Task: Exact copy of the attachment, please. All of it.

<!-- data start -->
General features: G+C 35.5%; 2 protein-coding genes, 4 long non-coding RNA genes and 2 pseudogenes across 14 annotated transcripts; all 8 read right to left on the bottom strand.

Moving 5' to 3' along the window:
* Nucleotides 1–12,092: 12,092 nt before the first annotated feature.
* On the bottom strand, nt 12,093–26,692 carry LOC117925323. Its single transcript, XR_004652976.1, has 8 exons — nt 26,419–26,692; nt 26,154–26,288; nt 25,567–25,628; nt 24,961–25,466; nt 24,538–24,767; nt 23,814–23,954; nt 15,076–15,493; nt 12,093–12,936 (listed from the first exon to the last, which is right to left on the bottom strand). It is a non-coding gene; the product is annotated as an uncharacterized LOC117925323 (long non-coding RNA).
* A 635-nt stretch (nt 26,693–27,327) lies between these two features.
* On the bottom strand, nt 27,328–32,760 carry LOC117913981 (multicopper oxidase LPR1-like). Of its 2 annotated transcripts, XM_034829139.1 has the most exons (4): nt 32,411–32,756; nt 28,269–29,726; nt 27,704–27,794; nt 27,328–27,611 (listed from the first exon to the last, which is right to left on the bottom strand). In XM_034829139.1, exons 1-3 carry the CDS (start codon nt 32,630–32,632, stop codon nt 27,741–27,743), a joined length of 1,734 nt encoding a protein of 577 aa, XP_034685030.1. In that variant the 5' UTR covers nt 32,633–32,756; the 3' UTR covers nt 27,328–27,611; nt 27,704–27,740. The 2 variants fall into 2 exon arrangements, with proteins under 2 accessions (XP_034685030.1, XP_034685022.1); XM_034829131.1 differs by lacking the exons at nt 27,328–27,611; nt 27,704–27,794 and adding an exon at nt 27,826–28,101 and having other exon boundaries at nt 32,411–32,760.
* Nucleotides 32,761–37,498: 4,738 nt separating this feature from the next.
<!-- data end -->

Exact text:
General features: G+C 35.5%; 2 protein-coding genes, 4 long non-coding RNA genes and 2 pseudogenes across 14 annotated transcripts; all 8 read right to left on the bottom strand.

Moving 5' to 3' along the window:
* Nucleotides 1–12,092: 12,092 nt before the first annotated feature.
* On the bottom strand, nt 12,093–26,692 carry LOC117925323. Its single transcript, XR_004652976.1, has 8 exons — nt 26,419–26,692; nt 26,154–26,288; nt 25,567–25,628; nt 24,961–25,466; nt 24,538–24,767; nt 23,814–23,954; nt 15,076–15,493; nt 12,093–12,936 (listed from the first exon to the last, which is right to left on the bottom strand). It is a non-coding gene; the product is annotated as an uncharacterized LOC117925323 (long non-coding RNA).
* A 635-nt stretch (nt 26,693–27,327) lies between these two features.
* On the bottom strand, nt 27,328–32,760 carry LOC117913981 (multicopper oxidase LPR1-like). Of its 2 annotated transcripts, XM_034829139.1 has the most exons (4): nt 32,411–32,756; nt 28,269–29,726; nt 27,704–27,794; nt 27,328–27,611 (listed from the first exon to the last, which is right to left on the bottom strand). In XM_034829139.1, exons 1-3 carry the CDS (start codon nt 32,630–32,632, stop codon nt 27,741–27,743), a joined length of 1,734 nt encoding a protein of 577 aa, XP_034685030.1. In that variant the 5' UTR covers nt 32,633–32,756; the 3' UTR covers nt 27,328–27,611; nt 27,704–27,740. The 2 variants fall into 2 exon arrangements, with proteins under 2 accessions (XP_034685030.1, XP_034685022.1); XM_034829131.1 differs by lacking the exons at nt 27,328–27,611; nt 27,704–27,794 and adding an exon at nt 27,826–28,101 and having other exon boundaries at nt 32,411–32,760.
* Nucleotides 32,761–37,498: 4,738 nt separating this feature from the next.